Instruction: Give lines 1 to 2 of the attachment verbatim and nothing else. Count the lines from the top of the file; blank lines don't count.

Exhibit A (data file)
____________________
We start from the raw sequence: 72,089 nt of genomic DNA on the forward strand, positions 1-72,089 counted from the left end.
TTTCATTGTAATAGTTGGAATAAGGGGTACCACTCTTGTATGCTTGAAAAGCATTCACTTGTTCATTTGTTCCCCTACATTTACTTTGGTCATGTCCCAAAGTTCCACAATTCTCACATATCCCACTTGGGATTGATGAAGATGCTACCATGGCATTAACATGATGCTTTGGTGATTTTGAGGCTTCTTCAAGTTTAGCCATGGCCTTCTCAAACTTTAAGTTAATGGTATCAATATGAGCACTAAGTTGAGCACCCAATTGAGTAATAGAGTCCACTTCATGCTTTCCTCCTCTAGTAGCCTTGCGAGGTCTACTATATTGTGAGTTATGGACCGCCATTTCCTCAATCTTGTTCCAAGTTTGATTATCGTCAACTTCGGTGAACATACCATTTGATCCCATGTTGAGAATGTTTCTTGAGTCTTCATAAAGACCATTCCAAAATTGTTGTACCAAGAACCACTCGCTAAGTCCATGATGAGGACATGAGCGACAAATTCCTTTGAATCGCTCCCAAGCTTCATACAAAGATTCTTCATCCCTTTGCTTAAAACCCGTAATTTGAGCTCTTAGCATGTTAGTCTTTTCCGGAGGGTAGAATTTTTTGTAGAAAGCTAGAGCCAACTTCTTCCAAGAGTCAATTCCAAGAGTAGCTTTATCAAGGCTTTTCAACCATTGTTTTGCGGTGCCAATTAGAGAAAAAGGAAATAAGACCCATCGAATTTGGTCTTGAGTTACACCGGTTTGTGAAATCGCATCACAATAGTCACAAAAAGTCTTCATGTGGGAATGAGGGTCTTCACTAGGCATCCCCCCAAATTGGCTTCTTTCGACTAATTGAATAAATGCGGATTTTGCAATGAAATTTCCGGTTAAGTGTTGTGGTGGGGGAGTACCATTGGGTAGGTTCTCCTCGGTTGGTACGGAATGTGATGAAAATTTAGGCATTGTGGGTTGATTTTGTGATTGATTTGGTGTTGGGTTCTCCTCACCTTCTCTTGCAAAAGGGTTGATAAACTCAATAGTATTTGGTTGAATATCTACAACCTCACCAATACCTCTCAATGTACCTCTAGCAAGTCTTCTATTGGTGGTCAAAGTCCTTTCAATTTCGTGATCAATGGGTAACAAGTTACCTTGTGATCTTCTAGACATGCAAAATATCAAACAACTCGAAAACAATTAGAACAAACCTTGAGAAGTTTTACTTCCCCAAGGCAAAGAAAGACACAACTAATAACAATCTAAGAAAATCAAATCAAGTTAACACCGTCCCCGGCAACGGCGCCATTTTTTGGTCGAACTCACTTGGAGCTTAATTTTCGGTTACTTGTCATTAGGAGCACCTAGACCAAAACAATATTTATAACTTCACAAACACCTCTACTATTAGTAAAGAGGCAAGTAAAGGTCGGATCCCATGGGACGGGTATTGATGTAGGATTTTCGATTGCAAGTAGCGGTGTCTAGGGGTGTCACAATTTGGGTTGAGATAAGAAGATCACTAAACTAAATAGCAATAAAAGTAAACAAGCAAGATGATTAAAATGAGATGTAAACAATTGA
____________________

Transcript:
We start from the raw sequence: 72,089 nt of genomic DNA on the forward strand, positions 1-72,089 counted from the left end.
TTTCATTGTAATAGTTGGAATAAGGGGTACCACTCTTGTATGCTTGAAAAGCATTCACTTGTTCATTTGTTCCCCTACATTTACTTTGGTCATGTCCCAAAGTTCCACAATTCTCACATATCCCACTTGGGATTGATGAAGATGCTACCATGGCATTAACATGATGCTTTGGTGATTTTGAGGCTTCTTCAAGTTTAGCCATGGCCTTCTCAAACTTTAAGTTAATGGTATCAATATGAGCACTAAGTTGAGCACCCAATTGAGTAATAGAGTCCACTTCATGCTTTCCTCCTCTAGTAGCCTTGCGAGGTCTACTATATTGTGAGTTATGGACCGCCATTTCCTCAATCTTGTTCCAAGTTTGATTATCGTCAACTTCGGTGAACATACCATTTGATCCCATGTTGAGAATGTTTCTTGAGTCTTCATAAAGACCATTCCAAAATTGTTGTACCAAGAACCACTCGCTAAGTCCATGATGAGGACATGAGCGACAAATTCCTTTGAATCGCTCCCAAGCTTCATACAAAGATTCTTCATCCCTTTGCTTAAAACCCGTAATTTGAGCTCTTAGCATGTTAGTCTTTTCCGGAGGGTAGAATTTTTTGTAGAAAGCTAGAGCCAACTTCTTCCAAGAGTCAATTCCAAGAGTAGCTTTATCAAGGCTTTTCAACCATTGTTTTGCGGTGCCAATTAGAGAAAAAGGAAATAAGACCCATCGAATTTGGTCTTGAGTTACACCGGTTTGTGAAATCGCATCACAATAGTCACAAAAAGTCTTCATGTGGGAATGAGGGTCTTCACTAGGCATCCCCCCAAATTGGCTTCTTTCGACTAATTGAATAAATGCGGATTTTGCAATGAAATTTCCGGTTAAGTGTTGTGGTGGGGGAGTACCATTGGGTAGGTTCTCCTCGGTTGGTACGGAATGTGATGAAAATTTAGGCATTGTGGGTTGATTTTGTGATTGATTTGGTGTTGGGTTCTCCTCACCTTCTCTTGCAAAAGGGTTGATAAACTCAATAGTATTTGGTTGAATATCTACAACCTCACCAATACCTCTCAATGTACCTCTAGCAAGTCTTCTATTGGTGGTCAAAGTCCTTTCAATTTCGTGATCAATGGGTAACAAGTTACCTTGTGATCTTCTAGACATGCAAAATATCAAACAACTCGAAAACAATTAGAACAAACCTTGAGAAGTTTTACTTCCCCAAGGCAAAGAAAGACACAACTAATAACAATCTAAGAAAATCAAATCAAGTTAACACCGTCCCCGGCAACGGCGCCATTTTTTGGTCGAACTCACTTGGAGCTTAATTTTCGGTTACTTGTCATTAGGAGCACCTAGACCAAAACAATATTTATAACTTCACAAACACCTCTACTATTAGTAAAGAGGCAAGTAAAGGTCGGATCCCATGGGACGGGTATTGATGTAGGATTTTCGATTGCAAGTAGCGGTGTCTAGGGGTGTCACAATTTGGGTTGAGATAAGAAGATCACTAAACTAAATAGCAATAAAAGTAAACAAGCAAGATGATTAAAATGAGATGTAAACAATTGA